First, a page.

Debating the morality of going to war

Do you wonder how the operatives of ISIS sleep at night? No problem, I think. After swallowing the double narcotic of killing unbelievers and promised sensuality they sleep the peace of the just, despite the lack of approval for such beliefs in Islamic theology.

A more interesting question is how George W. Bush, Tony Blair, Vladimir Putin and Volodymyr Zelensky get a good night’s sleep. What have they imbibed? There are no virgins in the sky awaiting them and their wars fell well short of the Augustinian principles of the just war. Yet they are men of a religious conviction, and it cannot be easy to switch off the light knowing one has given the orders for a greater slaughter of innocents that happened at the World Trade Centre on September 11th, 2001. In our Western culture one is judged to be either fully engaged with one’s emotions and one’s deeds or one is dangerously pathological.

No one has epitomized this dilemma more than Robert McNamara whose steely tenure as U.S. Secretary of Defence under both Presidents Kennedy and Johnston is still the subject of awed conversation. Imagine the sang froid of the Bush-appointed incumbent of the defence ministry, Donald Rumsfeld, and then square it. He presided over the Pentagon during both the Cuban missile crisis and during the great build up in Vietnam when he initiated the concept of “body counts” to measure the progress U.S. forces were making.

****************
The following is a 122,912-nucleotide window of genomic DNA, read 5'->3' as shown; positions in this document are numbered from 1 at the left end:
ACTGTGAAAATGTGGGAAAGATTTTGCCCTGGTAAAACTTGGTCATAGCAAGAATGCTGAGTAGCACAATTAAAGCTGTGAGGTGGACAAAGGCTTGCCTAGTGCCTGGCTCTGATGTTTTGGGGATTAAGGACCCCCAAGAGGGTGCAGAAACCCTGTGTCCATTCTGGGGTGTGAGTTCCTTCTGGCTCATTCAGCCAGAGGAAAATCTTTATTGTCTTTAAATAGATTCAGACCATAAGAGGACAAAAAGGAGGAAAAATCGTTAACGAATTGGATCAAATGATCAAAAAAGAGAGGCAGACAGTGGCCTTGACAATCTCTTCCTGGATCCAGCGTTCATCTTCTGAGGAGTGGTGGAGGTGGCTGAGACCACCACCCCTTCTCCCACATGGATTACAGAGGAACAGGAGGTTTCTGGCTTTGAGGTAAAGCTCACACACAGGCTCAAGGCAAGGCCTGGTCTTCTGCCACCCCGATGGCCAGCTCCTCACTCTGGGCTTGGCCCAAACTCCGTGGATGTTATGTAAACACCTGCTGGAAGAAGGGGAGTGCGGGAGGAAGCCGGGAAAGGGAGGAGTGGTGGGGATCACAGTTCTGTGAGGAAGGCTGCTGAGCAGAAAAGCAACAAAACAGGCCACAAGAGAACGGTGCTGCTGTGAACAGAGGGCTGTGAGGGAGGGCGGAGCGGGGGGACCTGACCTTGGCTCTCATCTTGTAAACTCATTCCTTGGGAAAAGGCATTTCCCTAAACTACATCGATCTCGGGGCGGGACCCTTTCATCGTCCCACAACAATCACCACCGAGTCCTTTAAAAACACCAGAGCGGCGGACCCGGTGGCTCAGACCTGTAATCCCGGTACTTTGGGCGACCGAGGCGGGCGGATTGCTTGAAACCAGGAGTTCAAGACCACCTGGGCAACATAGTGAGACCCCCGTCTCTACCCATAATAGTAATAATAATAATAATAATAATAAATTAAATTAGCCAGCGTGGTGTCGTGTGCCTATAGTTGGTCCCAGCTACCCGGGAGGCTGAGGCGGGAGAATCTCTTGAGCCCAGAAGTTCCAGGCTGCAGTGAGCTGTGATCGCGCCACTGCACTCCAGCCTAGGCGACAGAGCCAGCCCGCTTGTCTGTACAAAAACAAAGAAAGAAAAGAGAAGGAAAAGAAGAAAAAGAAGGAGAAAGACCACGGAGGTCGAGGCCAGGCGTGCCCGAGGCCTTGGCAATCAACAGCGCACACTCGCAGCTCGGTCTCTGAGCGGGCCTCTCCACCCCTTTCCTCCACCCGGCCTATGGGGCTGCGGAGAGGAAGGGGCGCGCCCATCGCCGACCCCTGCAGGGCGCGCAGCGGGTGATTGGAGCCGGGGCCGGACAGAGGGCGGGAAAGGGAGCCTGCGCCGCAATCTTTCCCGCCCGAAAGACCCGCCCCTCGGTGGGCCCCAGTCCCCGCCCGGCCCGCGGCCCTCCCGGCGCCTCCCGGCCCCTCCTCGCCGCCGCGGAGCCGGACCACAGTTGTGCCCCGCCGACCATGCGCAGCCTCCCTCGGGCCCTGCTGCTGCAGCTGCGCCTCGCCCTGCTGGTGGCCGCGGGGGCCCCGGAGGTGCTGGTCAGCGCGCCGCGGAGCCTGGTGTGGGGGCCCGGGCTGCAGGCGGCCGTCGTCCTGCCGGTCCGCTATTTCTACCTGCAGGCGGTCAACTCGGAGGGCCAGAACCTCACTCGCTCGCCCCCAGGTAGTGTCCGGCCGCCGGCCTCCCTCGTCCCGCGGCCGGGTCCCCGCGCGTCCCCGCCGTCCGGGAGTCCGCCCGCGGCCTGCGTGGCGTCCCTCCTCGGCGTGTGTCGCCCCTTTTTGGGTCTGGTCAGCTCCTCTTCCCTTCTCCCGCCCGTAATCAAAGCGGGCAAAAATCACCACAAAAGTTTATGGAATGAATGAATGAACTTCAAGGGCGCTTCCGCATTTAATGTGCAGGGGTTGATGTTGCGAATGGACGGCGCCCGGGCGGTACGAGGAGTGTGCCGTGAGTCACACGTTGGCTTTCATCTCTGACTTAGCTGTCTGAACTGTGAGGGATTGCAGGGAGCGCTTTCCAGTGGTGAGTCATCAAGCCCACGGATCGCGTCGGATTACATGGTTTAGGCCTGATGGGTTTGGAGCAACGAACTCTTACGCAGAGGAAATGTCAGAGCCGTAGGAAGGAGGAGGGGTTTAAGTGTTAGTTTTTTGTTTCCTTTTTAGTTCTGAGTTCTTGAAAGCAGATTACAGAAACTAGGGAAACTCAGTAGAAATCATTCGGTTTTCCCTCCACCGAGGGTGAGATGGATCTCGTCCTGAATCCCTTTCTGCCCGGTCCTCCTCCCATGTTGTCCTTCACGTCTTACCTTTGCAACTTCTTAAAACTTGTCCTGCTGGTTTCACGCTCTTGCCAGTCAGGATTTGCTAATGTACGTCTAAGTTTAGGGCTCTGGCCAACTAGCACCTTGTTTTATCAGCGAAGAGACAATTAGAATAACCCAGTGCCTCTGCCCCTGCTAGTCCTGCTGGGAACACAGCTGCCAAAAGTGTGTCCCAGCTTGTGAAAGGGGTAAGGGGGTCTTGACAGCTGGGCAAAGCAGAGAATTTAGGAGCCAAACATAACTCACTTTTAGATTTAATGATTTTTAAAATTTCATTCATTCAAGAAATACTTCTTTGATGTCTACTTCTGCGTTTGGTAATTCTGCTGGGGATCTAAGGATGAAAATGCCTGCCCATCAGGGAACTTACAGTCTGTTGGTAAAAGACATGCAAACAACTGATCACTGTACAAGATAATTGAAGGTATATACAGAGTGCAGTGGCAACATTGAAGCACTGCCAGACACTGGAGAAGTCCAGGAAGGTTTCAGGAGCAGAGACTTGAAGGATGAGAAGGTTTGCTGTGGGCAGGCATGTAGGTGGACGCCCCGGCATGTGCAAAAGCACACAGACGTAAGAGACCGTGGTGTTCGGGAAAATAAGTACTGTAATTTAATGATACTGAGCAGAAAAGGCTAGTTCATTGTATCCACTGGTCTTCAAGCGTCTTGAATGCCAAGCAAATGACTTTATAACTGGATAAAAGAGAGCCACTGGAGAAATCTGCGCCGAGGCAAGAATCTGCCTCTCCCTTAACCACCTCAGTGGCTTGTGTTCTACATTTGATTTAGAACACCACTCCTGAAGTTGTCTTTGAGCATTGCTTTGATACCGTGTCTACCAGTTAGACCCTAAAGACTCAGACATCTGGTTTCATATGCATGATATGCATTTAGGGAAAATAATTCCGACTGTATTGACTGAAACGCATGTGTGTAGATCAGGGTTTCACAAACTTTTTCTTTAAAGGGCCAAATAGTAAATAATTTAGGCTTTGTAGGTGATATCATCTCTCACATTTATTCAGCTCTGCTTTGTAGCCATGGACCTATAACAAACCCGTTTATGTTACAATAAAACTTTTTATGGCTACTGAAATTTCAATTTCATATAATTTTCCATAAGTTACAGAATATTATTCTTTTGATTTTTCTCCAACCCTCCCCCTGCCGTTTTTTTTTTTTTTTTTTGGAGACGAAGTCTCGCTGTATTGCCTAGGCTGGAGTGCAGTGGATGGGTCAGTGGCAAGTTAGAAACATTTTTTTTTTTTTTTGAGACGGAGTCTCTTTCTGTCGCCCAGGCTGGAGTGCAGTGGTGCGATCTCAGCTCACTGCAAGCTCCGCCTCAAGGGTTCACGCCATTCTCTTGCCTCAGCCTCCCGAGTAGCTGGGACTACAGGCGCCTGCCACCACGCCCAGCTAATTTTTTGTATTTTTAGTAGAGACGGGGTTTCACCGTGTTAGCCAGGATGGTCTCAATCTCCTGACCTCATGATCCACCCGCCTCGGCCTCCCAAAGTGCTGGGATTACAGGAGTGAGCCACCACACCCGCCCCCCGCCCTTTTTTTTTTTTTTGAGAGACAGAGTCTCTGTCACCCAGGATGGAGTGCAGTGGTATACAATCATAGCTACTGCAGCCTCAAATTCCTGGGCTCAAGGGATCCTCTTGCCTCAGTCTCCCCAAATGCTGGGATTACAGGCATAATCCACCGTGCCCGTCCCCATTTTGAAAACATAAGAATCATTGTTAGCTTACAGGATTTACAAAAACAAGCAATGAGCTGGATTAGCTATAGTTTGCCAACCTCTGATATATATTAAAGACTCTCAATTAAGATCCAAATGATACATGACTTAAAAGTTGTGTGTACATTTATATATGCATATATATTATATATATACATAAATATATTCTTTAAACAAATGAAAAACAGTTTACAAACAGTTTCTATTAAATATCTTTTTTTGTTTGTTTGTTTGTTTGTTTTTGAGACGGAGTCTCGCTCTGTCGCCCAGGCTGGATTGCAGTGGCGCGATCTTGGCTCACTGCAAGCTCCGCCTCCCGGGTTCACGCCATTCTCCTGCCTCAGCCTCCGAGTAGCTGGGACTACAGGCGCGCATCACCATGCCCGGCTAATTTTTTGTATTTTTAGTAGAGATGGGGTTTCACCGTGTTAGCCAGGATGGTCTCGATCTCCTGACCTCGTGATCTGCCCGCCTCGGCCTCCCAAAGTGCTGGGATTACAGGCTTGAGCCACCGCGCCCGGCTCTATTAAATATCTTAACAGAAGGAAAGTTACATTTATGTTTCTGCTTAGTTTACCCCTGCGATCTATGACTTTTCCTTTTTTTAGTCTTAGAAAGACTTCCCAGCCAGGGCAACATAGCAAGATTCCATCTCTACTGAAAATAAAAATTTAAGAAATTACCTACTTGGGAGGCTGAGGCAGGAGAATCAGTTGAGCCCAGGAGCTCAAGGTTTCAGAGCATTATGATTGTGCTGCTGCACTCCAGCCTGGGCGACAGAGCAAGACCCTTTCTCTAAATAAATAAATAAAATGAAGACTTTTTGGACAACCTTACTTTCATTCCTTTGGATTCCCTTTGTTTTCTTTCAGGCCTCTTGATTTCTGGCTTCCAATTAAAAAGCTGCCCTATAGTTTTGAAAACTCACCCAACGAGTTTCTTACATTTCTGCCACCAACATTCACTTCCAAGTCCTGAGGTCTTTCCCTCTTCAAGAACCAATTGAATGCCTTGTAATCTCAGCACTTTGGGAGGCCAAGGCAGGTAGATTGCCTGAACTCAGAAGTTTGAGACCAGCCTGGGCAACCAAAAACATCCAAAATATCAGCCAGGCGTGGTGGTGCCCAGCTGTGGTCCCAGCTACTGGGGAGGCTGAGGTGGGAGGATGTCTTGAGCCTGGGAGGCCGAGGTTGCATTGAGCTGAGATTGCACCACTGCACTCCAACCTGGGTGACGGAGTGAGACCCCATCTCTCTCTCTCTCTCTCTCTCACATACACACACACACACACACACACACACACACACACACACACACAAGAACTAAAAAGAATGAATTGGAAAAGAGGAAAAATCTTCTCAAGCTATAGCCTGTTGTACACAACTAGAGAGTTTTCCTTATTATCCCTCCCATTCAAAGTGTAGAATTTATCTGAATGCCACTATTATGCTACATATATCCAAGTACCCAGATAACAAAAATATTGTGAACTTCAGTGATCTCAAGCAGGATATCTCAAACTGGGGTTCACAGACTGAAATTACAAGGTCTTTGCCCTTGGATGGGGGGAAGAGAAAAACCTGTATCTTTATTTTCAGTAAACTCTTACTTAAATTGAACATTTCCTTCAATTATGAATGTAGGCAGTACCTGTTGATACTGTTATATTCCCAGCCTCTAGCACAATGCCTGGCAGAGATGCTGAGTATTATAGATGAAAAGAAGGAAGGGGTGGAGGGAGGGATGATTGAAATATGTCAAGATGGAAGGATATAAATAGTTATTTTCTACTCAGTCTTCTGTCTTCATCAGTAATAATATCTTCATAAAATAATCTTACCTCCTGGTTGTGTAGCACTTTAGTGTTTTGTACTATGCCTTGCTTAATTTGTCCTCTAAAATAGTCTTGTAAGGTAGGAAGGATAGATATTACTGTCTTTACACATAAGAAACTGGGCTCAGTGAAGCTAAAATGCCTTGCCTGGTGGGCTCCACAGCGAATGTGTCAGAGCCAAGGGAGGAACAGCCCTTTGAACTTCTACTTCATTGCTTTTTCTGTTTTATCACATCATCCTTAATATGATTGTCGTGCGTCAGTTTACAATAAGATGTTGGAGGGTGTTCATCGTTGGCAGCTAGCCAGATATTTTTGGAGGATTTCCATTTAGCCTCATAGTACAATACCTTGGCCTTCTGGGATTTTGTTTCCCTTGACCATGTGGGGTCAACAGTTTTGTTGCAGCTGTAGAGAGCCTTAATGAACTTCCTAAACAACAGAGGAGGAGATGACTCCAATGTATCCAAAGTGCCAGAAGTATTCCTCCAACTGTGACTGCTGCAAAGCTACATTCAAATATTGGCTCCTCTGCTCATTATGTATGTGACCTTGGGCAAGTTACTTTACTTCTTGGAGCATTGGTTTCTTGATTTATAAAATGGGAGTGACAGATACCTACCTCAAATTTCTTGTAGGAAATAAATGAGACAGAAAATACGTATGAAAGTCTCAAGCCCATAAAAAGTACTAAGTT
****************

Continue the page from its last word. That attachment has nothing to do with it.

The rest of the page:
He obviously did sleep at night, despite his self-confessed “moral tension”, until one day on November 2nd, 1965, a young Quaker, a father of three, burned himself to death within 40 feet of McNamara’s office window. This act, McNamara, later confessed, took him to “the breaking point”. McNamara wrote: “Norman Morrison’s action dramatized for me the tremendous discrepancy between the moral imperative- the prohibition on the killing of other human beings that I had subscribed to all my life- and what was occurring daily in Vietnam.”

From that tragic moment on McNamara changed gears. He continued to run the war, but he devoted more of his attention to negotiations. At his initiative a month after the suicide the U.S. decided on a 37-day bombing pause. In the end McNamara quietly resigned. Looking back, he admits, “We thought we were acting in the interests of mankind, but the cost in lives was far greater than we or others had predicted.” He realized later that the U.S. could have ended the war as early as 1962, ten years before it was finally concluded with an American retreat, if it had explored more fully non-military ways of achieving U.S. goals. In that case we might have “saved our soul”, he concluded.

Mikhail Gorbachev, the former president of the Soviet Union, has answered the question I have always wanted to pose to great power leaders. In an interview with Jonathan Schell who asked if he could ever have initiated a nuclear war he replied, “Even during training, although the briefcase was always there with my codes I never touched the button.” By his actions, for all his compromises with the brutal hand of the communist system, it is clear that Gorbachev drew his personal line at violence. He refused to authorize the deployment of troops in the Baltic states despite formidable pressures from his military in the lost cause of preventing their independence.